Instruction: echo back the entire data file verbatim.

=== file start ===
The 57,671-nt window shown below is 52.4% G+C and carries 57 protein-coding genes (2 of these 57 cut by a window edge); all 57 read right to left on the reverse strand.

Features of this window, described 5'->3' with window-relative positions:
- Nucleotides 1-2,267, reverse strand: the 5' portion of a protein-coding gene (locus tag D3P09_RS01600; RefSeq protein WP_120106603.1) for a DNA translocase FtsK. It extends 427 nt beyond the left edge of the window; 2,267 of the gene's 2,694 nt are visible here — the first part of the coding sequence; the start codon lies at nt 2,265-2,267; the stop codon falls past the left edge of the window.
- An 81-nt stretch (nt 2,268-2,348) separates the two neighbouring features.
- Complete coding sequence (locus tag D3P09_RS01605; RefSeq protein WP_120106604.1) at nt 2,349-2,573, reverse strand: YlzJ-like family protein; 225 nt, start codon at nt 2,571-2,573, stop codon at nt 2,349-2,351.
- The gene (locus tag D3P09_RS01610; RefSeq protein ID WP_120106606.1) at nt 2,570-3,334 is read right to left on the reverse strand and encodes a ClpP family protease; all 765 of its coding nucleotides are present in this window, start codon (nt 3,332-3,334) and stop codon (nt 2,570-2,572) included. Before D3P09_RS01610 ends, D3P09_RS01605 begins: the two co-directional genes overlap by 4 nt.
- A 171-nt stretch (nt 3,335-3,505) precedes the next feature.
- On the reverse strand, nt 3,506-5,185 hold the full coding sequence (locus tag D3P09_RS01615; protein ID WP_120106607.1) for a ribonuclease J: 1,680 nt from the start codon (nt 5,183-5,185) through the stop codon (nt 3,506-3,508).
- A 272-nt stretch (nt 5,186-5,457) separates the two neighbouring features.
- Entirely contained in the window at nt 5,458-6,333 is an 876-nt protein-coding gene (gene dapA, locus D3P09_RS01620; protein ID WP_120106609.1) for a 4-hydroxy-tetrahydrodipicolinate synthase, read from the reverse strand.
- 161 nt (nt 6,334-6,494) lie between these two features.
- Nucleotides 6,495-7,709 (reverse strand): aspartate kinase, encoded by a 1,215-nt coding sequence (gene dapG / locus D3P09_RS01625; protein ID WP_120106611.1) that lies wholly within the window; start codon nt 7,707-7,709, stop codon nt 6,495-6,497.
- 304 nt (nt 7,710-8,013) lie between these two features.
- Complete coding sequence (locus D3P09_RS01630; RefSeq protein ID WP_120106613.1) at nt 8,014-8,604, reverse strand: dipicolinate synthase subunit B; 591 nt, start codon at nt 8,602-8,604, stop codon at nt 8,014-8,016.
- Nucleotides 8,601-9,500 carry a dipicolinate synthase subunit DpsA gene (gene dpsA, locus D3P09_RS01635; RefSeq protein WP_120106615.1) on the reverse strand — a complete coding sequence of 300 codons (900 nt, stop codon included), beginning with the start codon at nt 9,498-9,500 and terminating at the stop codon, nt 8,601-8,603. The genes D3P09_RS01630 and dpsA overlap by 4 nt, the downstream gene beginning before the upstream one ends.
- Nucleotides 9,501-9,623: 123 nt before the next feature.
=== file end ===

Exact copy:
The 57,671-nt window shown below is 52.4% G+C and carries 57 protein-coding genes (2 of these 57 cut by a window edge); all 57 read right to left on the reverse strand.

Features of this window, described 5'->3' with window-relative positions:
- Nucleotides 1-2,267, reverse strand: the 5' portion of a protein-coding gene (locus tag D3P09_RS01600; RefSeq protein WP_120106603.1) for a DNA translocase FtsK. It extends 427 nt beyond the left edge of the window; 2,267 of the gene's 2,694 nt are visible here — the first part of the coding sequence; the start codon lies at nt 2,265-2,267; the stop codon falls past the left edge of the window.
- An 81-nt stretch (nt 2,268-2,348) separates the two neighbouring features.
- Complete coding sequence (locus tag D3P09_RS01605; RefSeq protein WP_120106604.1) at nt 2,349-2,573, reverse strand: YlzJ-like family protein; 225 nt, start codon at nt 2,571-2,573, stop codon at nt 2,349-2,351.
- The gene (locus tag D3P09_RS01610; RefSeq protein ID WP_120106606.1) at nt 2,570-3,334 is read right to left on the reverse strand and encodes a ClpP family protease; all 765 of its coding nucleotides are present in this window, start codon (nt 3,332-3,334) and stop codon (nt 2,570-2,572) included. Before D3P09_RS01610 ends, D3P09_RS01605 begins: the two co-directional genes overlap by 4 nt.
- A 171-nt stretch (nt 3,335-3,505) precedes the next feature.
- On the reverse strand, nt 3,506-5,185 hold the full coding sequence (locus tag D3P09_RS01615; protein ID WP_120106607.1) for a ribonuclease J: 1,680 nt from the start codon (nt 5,183-5,185) through the stop codon (nt 3,506-3,508).
- A 272-nt stretch (nt 5,186-5,457) separates the two neighbouring features.
- Entirely contained in the window at nt 5,458-6,333 is an 876-nt protein-coding gene (gene dapA, locus D3P09_RS01620; protein ID WP_120106609.1) for a 4-hydroxy-tetrahydrodipicolinate synthase, read from the reverse strand.
- 161 nt (nt 6,334-6,494) lie between these two features.
- Nucleotides 6,495-7,709 (reverse strand): aspartate kinase, encoded by a 1,215-nt coding sequence (gene dapG / locus D3P09_RS01625; protein ID WP_120106611.1) that lies wholly within the window; start codon nt 7,707-7,709, stop codon nt 6,495-6,497.
- 304 nt (nt 7,710-8,013) lie between these two features.
- Complete coding sequence (locus D3P09_RS01630; RefSeq protein ID WP_120106613.1) at nt 8,014-8,604, reverse strand: dipicolinate synthase subunit B; 591 nt, start codon at nt 8,602-8,604, stop codon at nt 8,014-8,016.
- Nucleotides 8,601-9,500 carry a dipicolinate synthase subunit DpsA gene (gene dpsA, locus D3P09_RS01635; RefSeq protein WP_120106615.1) on the reverse strand — a complete coding sequence of 300 codons (900 nt, stop codon included), beginning with the start codon at nt 9,498-9,500 and terminating at the stop codon, nt 8,601-8,603. The genes D3P09_RS01630 and dpsA overlap by 4 nt, the downstream gene beginning before the upstream one ends.
- Nucleotides 9,501-9,623: 123 nt before the next feature.